Directors’ Duties and Shareholder Litigation in the Wake of the Financial Crisis

Directors’ Duties and Shareholder Litigation in the Wake of the Financial Crisis

Corporations, Globalisation and the Law series

Joan Loughrey

The financial crisis revealed failings at board level at many financial institutions. But despite calls for bank boards to be held to account, there has been a remarkable paucity of litigation against bank directors for breach of their duties to their institutions. This book assesses whether the law relating to directors’ duties and shareholder litigation has contributed to this, taking into account the changes to both that were introduced by the Companies Act 2006.

Chapter 3: Narrative reporting and enlightened shareholder value under the Companies Act 2006

Charlotte Villiers

Subjects: business and management, corporate social responsibility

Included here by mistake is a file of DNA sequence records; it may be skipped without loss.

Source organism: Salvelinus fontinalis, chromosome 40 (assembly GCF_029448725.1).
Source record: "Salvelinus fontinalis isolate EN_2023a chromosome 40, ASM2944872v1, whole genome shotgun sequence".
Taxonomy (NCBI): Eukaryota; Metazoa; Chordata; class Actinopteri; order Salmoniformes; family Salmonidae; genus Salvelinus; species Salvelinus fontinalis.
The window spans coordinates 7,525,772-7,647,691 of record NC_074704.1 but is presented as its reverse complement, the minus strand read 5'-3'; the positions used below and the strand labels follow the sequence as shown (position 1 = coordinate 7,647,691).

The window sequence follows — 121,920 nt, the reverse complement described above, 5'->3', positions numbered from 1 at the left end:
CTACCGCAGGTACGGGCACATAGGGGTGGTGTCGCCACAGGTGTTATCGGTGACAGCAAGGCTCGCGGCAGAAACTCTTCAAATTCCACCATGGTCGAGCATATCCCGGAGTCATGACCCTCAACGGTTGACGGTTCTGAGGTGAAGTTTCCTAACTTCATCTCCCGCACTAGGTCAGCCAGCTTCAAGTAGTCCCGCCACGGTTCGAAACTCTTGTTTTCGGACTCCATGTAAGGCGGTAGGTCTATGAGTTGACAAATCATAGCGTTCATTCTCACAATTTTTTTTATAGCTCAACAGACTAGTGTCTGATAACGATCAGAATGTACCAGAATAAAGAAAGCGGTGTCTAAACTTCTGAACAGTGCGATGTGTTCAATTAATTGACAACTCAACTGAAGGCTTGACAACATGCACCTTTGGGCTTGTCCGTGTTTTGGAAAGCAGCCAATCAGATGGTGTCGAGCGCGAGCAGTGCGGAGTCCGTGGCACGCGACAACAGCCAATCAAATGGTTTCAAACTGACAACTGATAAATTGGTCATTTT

‘Enlightened shareholder value’ (ESV) underpins the business review requirements of the Companies Act 2006 (the Act) with the aims of enhancing shareholder engagement and creating a long-term business culture.1 Despite the perceived importance of the business review I argue in this chapter that the legislative reporting requirements in the Act fall short of their aim of assisting the goals of ESV. Not only are the legislative requirements too vague, but also the enforcement mechanisms are inadequate. The result is that although the Act ‘requires high quality and detailed narrative reporting to shareholders’,2 instead ‘few [companies] provide the depth of understanding or a clear and coherent picture of performance … necessary in the current economic environment … a compliance mindset is often suppressing effective communication’.3 These faults let down not only the shareholders but other stakeholders too, as well as the company in the long term. Ultimately, such defects undermine the directors’ duty to promote the company’s success, and reduce the ability to challenge the directors, with the risk that trust in the UK’s corporate governance system will fall. In the second section, the chapter outlines the connection between the narrative reporting requirements and the directors’ duty to promote the company’s success, highlighting the ESV objective. The third section identifies the limitations of the legislative provisions and the narrative reporting framework for the purposes of ESV. The fourth section presents evaluations of company business reviews from a number of published surveys and reports as well as a small scale research project carried out by the author.

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